Every time she came the moon eclipsed



Lubna Yaseen
Translated from Arabic by: Al Salim


She’s got a face of a moon …
I got her strait hair...
And her beautiful stature...
She’s got the smile of a moon...
And I got my tears
And a lantern of vigilance…
Cautiously, I grabbed the yellowed drawing and put it inside the transparent plastic folio I had bought specially for this purpose. That drawing was the only thing left to remind me of her, to bring back to me the smell of her breath, the warmth of her eyes and that enormous sadness she used to hide behind her shawl. When I have insisted that this drawing must be used as a cover for my first poetry collection, the book cover designer objected and almost exploded in my face in protest, but after being pressurized by the owner of the publishing house he had to accept reluctantly. My collection got the first prize in the poetry contest and the publishing house wanted me to have it printed exactly the way I liked. When I wrote it I wanted it to be kneaded with her soul, to embody the remains of her breaths and the fragrance of her scent that had been deeply engraved on the memory of her absence. I wanted to dedicate the collection to her alone as she was the only one who made the heat of the collection blazing words to flare up in my chest. Any reader could easily see her dwelling inside the words of the poems and perceive her movements among the punctuation marks; anybody could see her face there, embraced by my tears. Readers who have read my collection could say the poems were rich with sensations and warmth, but none have noticed that the feelings I have poured out on paper made the lines inflamed with hot emotions, that the tears I have shed have turned into words and letters, that the pent up pain had to come out and bleed on the face of the whiteness. There is a heartbreaking sense of loss that haunts me whenever her voice begins to surround me, pushing me to leave everything behind and take refuge in the realm of paper. She used to be a part of me, and I of her... an inseparable part. I close the door of my room in their faces and open wide my window to see her face drawn on the silvery page of the moon, young and smiling. But because I could not find hair for her yet, I had to paste locks of my own hair on her head. She must retain her lovely hair and remain so, a love legend, a poem of pain, a promise that had never been kept, leaving a deeply rooted ache in the remote depths of my soul, an agony that cannot be cured or eased, maybe because I cannot stand being healed from it. I was the youngest participant in the poetry contest – racing with my sixteen birthday candles that I no longer was able to light, put out or even care to count after she had left- facing those who were dressed up in the clothing of their twenties and thirties. I knew I would win despite everything. She had whispered in my ears just before dawn, telling me that my words were shining like stars at night and on daytime they were like a raining cloud pregnant with expectations. I began writing to her every day. I had to win, otherwise how I could bear looking at her face that was drawn on the shiny surface of the moon. Her face is now looking at me through the window I have opened wide for her to come through together with the moon to illuminate the gloominess of my soul. Whenever her sweet features start looming over the topography of the moon, the moon shuts its eyes and hides its light behind the details of her smile, leaving a tremendous space for her to spread her lavish light over its details. Who has a light like that? It was her, the one who were nothing but an angel disguised in the luminous features of human pain. She used to come and shine every day and the moon would eclipse every time she did.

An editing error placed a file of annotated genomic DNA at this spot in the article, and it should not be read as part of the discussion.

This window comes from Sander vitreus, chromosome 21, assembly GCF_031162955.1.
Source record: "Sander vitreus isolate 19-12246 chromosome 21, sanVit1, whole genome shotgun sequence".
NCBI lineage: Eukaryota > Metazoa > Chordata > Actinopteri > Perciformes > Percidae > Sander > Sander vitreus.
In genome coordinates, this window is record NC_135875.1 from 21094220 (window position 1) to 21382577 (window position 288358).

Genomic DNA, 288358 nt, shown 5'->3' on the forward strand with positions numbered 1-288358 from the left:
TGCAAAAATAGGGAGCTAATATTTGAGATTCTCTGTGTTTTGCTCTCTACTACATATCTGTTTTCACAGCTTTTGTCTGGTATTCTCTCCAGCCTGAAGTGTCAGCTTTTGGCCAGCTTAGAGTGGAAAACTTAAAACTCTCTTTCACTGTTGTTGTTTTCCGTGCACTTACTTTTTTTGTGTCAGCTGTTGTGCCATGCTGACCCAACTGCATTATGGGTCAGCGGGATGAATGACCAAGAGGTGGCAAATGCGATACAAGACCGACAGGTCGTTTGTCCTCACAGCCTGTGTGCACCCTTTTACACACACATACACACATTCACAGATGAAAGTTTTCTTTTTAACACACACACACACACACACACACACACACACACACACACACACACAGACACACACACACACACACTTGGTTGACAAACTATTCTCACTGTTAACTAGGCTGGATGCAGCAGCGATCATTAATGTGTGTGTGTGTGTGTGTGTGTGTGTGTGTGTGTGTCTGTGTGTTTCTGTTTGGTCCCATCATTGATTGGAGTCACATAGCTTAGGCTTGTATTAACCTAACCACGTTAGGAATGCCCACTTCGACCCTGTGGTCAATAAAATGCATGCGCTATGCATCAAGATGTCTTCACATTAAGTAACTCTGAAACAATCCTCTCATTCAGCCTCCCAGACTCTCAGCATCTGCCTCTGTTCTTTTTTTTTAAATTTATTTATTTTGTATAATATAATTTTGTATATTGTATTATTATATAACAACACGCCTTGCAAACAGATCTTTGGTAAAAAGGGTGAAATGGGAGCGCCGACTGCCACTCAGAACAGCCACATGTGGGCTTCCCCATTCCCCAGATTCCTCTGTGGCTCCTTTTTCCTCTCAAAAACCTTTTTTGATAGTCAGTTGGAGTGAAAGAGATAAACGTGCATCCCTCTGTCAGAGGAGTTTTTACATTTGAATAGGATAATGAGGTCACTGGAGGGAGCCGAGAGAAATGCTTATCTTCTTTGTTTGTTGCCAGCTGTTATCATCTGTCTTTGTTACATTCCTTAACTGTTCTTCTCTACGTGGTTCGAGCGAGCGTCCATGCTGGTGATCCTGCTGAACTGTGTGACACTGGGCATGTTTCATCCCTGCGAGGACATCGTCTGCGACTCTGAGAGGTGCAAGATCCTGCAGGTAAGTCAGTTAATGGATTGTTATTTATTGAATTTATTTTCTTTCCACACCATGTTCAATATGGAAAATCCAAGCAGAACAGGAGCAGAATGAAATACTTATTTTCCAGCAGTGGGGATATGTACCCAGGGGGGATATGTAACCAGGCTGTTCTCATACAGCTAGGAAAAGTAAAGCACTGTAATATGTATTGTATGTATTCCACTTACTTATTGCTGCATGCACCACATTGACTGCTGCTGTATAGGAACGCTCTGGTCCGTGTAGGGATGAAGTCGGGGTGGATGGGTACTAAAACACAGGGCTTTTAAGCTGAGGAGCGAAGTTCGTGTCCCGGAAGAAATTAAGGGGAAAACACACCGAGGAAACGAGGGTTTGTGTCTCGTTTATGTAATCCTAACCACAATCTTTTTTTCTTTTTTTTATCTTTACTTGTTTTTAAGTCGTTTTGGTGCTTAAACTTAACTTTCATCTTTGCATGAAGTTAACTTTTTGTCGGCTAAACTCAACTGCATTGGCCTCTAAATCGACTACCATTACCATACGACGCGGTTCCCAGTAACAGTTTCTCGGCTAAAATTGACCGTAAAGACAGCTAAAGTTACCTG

She used to talk to me, hold me tight to her bosom and I would catch the smell of jasmine. She would tell me how much she loved me and longing to her would make me bow down to her. I tell her how much I love her and birds of Paradise sing in my chest, I tell her I miss her so much that I no longer need to see anyone else but her and she looks at me with a reproachful eyes, saying: "Only the night is for us, but the day is theirs, so be there among them, " but I never kept that pledge as she unknowingly accompanied me in daytime, too. As nobody felt her presence but me, I should have created spaces for her to fly where nobody dares to do so but her.
I remember the day when I have made that drawing. It was the only time in which I angered her. She had fallen under the heavy weight of illness and I heard them talking in low voices similar to hissing of snakes” " incurable disease " and " she will be gone in a few days”, and because time was a mystery for a child like me, I could not understand that “few days” meant I was not supposed to finish lighting the candle of my ninth birthday. It meant she would only stay with me for just a short while, hardly enough to engrave her smile in my chest. She had a weak liver, and a bleeding heart. Ravaged by pain, her blood boiling and eating up itself, she used to spend hours on end unable to utter a single word, tossing up between life and death.